In my experience, snake plants (Dracaena trifasciata) do best in a potting mix that holds moisture and drains well. These low-maintenance houseplants are happy with a soil mix with a slightly acidic or alkaline pH of 5.5-7.5. For optimal growth at home, I use a soil mix containing three parts all-purpose potting soil containing sphagnum peat moss, with 1 part coarse sand or perlite, 1 part coco coir, and 1 part pine bark fines. This gives my snake plants excellent drainage, plenty of nutrients, and a solid base for healthy growth.
- Tell-Tale Signs You’re Using the Wrong Soil Mix
- Snake Plants Love Well-Draining Potting Soil
- What Soil pH Levels Are Best for Snake Plants?
- The Ultimate Snake Plant Potting Mix Recipe
- Recommended Pre-Mixed Soils for Snake Plants
- Soil Considerations Based on Container Type
- The Best Soil for Repotting Snake Plants
- How Soil Impacts Plant Health
Tell-Tale Signs You’re Using the Wrong Soil Mix
Generally, most types of snake plants are forgiving when you make mistakes. However, if you’re using dense soil that retains too much moisture, you may notice some signs of poor plant health.
Here are some indicators to look for to determine whether you’re using the wrong soil mix for your snake plant.
- Leaves turning yellow
- Leaves turning brown
- Leaves have become brittle
- Leaves are mushy
- The plant has developed root rot
- Leaves are drooping, or the plant is falling over
Remember, these symptoms could also be due to other environmental factors. Other issues could include over or under-watering, too much or too little sunlight, lack of nutrients, or temperature issues. Assess all conditions before determining that the plant’s soil is the culprit.
Snake Plants Love Well-Draining Potting Soil
Snake plants need well-draining potting soil. This is because they are at risk of developing moisture-related issues like root rot. This plant’s roots need room to breathe, and a wet environment makes it harder for them to aerate and perform vital functions to help the plant thrive.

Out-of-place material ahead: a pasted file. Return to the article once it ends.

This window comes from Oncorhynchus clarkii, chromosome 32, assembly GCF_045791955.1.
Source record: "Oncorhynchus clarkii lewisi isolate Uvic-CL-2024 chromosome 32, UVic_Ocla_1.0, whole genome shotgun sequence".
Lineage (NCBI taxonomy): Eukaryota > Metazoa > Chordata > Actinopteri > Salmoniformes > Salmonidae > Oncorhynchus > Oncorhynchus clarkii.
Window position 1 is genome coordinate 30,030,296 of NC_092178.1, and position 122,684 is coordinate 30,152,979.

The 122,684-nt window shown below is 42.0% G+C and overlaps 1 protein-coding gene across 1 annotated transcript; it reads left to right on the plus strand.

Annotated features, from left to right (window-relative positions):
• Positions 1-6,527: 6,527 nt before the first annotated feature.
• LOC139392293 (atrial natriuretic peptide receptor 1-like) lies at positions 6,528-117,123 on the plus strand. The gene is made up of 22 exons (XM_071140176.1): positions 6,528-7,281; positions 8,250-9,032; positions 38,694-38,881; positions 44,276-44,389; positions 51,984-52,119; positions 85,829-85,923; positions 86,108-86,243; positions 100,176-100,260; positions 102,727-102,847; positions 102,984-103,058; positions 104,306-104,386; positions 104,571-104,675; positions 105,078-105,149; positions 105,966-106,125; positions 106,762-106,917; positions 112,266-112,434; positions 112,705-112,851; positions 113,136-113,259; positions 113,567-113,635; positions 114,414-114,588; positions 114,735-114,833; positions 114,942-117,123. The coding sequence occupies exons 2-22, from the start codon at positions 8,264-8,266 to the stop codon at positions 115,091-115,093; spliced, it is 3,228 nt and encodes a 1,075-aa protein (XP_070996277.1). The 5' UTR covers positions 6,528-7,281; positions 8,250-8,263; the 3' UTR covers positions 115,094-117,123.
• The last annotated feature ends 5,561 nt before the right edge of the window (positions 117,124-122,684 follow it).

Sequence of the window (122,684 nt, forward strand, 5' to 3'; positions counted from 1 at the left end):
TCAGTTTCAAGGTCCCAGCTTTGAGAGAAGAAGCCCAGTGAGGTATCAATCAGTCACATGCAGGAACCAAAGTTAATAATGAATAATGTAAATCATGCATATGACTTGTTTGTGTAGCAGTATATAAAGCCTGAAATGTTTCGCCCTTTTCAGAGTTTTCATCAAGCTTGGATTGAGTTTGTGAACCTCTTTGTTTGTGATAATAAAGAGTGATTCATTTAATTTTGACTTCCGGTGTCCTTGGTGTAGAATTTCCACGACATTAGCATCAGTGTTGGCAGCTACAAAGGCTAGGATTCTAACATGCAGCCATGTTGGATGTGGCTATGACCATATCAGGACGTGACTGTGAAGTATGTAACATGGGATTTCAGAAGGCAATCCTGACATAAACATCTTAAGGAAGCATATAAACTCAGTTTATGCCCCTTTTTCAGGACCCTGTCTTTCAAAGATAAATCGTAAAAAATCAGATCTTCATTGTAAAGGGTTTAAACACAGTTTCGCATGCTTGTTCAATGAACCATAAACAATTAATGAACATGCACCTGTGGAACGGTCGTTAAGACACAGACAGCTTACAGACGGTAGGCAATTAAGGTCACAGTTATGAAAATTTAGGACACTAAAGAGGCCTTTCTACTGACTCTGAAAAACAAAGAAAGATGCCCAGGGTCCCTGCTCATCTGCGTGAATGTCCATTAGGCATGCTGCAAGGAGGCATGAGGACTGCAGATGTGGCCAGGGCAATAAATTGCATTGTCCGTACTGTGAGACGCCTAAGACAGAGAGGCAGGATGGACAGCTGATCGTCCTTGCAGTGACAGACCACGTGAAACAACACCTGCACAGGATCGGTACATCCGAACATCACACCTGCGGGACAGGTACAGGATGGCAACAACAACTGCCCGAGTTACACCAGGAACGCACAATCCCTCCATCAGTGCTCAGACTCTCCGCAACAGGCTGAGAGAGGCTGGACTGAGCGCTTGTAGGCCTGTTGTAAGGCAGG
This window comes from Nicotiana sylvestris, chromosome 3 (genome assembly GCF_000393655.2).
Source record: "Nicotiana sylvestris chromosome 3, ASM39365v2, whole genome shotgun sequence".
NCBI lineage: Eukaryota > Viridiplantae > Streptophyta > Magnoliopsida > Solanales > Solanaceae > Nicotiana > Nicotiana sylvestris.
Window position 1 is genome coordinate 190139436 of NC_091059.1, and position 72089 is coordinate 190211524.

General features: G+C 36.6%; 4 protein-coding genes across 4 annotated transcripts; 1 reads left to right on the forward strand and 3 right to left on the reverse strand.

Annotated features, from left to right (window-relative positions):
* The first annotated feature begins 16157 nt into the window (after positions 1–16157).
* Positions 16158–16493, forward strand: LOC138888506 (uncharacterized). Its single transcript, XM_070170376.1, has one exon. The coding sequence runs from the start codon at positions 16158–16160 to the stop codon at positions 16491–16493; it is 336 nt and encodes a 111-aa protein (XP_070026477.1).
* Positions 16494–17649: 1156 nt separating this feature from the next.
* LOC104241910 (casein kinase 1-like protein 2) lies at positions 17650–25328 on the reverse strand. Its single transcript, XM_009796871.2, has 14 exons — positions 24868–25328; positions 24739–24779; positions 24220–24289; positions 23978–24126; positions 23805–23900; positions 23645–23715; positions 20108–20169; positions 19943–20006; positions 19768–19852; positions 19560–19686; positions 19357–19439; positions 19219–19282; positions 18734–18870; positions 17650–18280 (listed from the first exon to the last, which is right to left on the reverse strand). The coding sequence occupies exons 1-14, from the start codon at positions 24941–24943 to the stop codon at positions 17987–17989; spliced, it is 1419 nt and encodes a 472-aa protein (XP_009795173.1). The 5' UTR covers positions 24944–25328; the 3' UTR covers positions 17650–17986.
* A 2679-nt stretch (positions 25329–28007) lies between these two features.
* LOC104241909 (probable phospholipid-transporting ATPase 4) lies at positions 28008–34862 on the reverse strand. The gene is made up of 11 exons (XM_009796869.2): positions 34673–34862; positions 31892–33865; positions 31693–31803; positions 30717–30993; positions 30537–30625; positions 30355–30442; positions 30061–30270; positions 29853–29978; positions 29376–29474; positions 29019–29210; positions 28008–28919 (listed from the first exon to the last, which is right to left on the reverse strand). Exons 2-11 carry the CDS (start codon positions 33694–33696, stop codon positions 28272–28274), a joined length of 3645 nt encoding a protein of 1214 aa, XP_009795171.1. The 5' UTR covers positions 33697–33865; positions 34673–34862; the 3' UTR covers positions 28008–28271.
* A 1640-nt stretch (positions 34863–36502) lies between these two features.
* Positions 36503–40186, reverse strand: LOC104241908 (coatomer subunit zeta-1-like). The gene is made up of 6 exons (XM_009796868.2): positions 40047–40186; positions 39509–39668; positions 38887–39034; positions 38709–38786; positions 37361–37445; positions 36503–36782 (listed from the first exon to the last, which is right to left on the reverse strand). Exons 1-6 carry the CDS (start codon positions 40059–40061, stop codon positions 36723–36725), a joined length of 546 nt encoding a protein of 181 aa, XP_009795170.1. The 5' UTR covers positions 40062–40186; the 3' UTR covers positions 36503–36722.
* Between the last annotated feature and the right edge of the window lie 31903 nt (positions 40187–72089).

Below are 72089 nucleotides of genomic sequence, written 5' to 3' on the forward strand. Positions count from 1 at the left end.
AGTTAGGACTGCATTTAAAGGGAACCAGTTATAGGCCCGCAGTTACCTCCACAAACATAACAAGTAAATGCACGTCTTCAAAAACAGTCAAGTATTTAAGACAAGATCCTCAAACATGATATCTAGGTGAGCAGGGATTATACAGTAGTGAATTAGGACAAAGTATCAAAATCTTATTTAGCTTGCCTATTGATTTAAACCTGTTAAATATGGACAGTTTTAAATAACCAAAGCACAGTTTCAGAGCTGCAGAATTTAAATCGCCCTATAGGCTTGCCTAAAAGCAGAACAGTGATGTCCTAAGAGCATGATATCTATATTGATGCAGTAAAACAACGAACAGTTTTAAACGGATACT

Additionally, your snake plant hydrates itself by storing water in its leaves and rhizomes. So, they don’t need access to constant moisture, as they have it available for when they need it.
Cactus blends have a great composition for optimal drainage. You can also use a standard potting mix with ingredients like peat moss, sand, or perlite.
What Soil pH Levels Are Best for Snake Plants?
Now, snake plants do best in soil with a pH from 5.5 to 7.5. In other words, they’re happy whether their soil is slightly acidic, neutral, slightly alkaline, or somewhere in between.
The Ultimate Snake Plant Potting Mix Recipe
First, it’s important to remember that plenty of ingredients can be used to achieve a great soil mix for snake plants. Additionally, the plant’s needs may vary slightly depending on its location and other environmental factors.
Components of a Snake Plant Potting Mix
Potting Soil – the soil provides the basic framework for your potting medium. Ideally, you want something light, aerated in texture, and comprising organic and aged natural matter.
Sphagnum peat moss has fine particles yet a coarse texture. This leads to great water-holding and nutrient-holding capacities along with good aeration.
Coco coir is made from the husks of coconuts. It has a similar texture to peat moss but compacts a bit more over time.
Pine bark fines are small pieces of coniferous trees such as firs, pines, and spruces. This bark has a high percentage of lignin, which means it retains its shape over time. Therefore, it’s excellent at resisting compaction and providing air pockets.